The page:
We do not live in a very hip and happening suburb. On a Friday evening there is a choice of Pak'N'Save (discount supermarket), a bar promising me GIRLS ONSTAGE, and the late-night closing of our local library. So the library it was. I am currently working my way through the children's New Zealand geography section. There I found a book marked 'Volcanoes.' Leafing through casually, I read with some alarm that our city was in a particularly volcanically active area. All those beautiful shore views of extinct volcanos, I now realise, are not actually extinct at all. They're dormant, or even active. They could go off at any moment. The book had an inset into this page remarking how important it was - for all residents of New Zealand, but PARTICULARLY those living in our area - to have a full disaster survival kit in the house at all times. Hmm. Funny how the estate agents neglected to mention this.
When the carer support and respite woman came yesterday, I had an experience that was somewhat equivalent to discovering that the green and pleasant landscape into which you have just embedded your family and your lifesavings is a seething mass of unstable volcanic activity. It was to do with Number Three child, who was the only one at home. "You should make sure you do the one thing that is guaranteed to set your child off just before the assessor arrives," I was advised by everyone in the know. "Hide his obsessional object or something." I fully intended to - all it would have taken was removing his toy hammer - but a sudden rush of tenderness and conscience came upon me at 9.25, and I decided that no, I was going to let him alone, hoping that his cherubic little face and calm demeanour would not seem too, well, you know, placid and normal.
I needn't have worried. As it happened, Number Three - who has not played a great part in this blog so far, mainly because he is so small, sweet and portable, and because it is easy to deal with a tantrum from a child who is still small enough to be hooked under your arm, rugby-style - decided that this was his big chance. He began by being very sweetly and stereotypically autistic by taking all his brother's cars and lining them up on the sofa. Then he demanded his hammer. I found it for him, he toddled out of the room, then lost it, and all hell broke lose until I recovered it five minutes later. This pattern persisted for much of the morning. If the hammer wasn't in reach he was immediately furious. He alternated between banging random things with the hammer, lining up the cars, and trying to jump off the sofa (this would be normal for a two-eyar-old, but what wasn't normal was the way he persisted, refusing distraction, when I hid the cushion he was using in the office he went, found a stool, and climbed up to open the door and get it back. Twice). He demanded food - then refused it - demanded juice, then refused it because I gave it to him directly, which he doesn't like. He threw the juice at me, then screamed to have it back. He hit me, repeatedly, not just out of frustration but seemingly for fun. He couldn't cope with the highchair being moved to a new place and had a meltdown. There was another meltdown when he found a stool had a wobbly leg and he spent a lot of time screaming "mess! mess!" and trying obsessively to pick spots of dust off the carpet floor. He showed no imaginative play whatsoever, and when he banged the stool and I asked him if it was a drum, he said "NO!" with such distaste that he might as well have added "Doncha know I am on the spectrum, muvva?" To cap it all, he demonstrated his newest obsession by standing in the kitchen for several minutes screaming "Knife! Knife! Knife!" and trying to reach up and grab our breadknife from the bench, then going back in to try and get it when my back was turned.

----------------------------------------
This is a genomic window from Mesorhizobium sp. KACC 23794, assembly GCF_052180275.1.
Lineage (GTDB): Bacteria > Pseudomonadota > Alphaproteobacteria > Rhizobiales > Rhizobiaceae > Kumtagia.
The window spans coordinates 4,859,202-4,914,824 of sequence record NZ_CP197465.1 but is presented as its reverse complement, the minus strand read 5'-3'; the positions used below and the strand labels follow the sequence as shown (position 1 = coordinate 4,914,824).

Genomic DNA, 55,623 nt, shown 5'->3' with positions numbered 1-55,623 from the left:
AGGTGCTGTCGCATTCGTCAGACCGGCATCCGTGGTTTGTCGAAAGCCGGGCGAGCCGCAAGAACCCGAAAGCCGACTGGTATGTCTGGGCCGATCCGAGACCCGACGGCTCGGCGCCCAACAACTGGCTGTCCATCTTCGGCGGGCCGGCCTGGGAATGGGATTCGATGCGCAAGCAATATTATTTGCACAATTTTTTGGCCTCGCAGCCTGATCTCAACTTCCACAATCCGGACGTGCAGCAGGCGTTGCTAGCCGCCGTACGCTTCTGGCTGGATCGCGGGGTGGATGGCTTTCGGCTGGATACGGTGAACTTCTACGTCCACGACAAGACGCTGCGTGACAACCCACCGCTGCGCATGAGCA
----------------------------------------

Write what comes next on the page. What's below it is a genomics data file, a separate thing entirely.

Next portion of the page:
None of this would have been obvious to anyone who didn't know anything about autism of course. I am sure the kindergarten teacher would have watched him all morning and declared that he had lovely eyecontact, and what on earth was I worried about? But if you do know your stuff, the pattern of behaviour was so obvious that the assesssor kept commenting on it.
After she'd left, I looked at my sweet, adorable, tiny son. Placid and gentle and unthreatening, like the glorious countryside in which we have landed. He is so smiley and happy and delighted with our company that it is easy to forget, you know, that he has a working diagnosis. But this morning was a salutory reminder of how very - mildly - differently - he - behaves. Oh Lordy, I thought, I do hope we are not sitting on a simmering volcano here, and there isn't going to be an eruption of dreadful behaviour in a year or so's time. When he isn't so tiny, and he isn't so easily satisfied, when his wants in life are more than a small plastic hammer, what on earth are we going to do?
We can't afford to buy the ingredients for a home emergency kit at the moment. We just can't, we are going to have to stock up bit by bit, and hope that the earthquake, tsunami or volcanic eruption doesn't happen for a few months. We are, however, investing quite a bit of our money into ABA-style therapy. At a time when we consider the cost of a weekend family packet of crisps, I have wondered if it was a poor choice, if we were wasting our time. After this morning, I thought thank goodness we are bothering. You can't prevent a volcano erupting, but you can do something to make sure that you are prepared when it happens. I damn well hope the therapy will have some beneficial effect on the little lad, but if not at the very least we are learning some behavioural strategies that will - like a dustmask - help us cope with the explosions, if and when they begin to occur.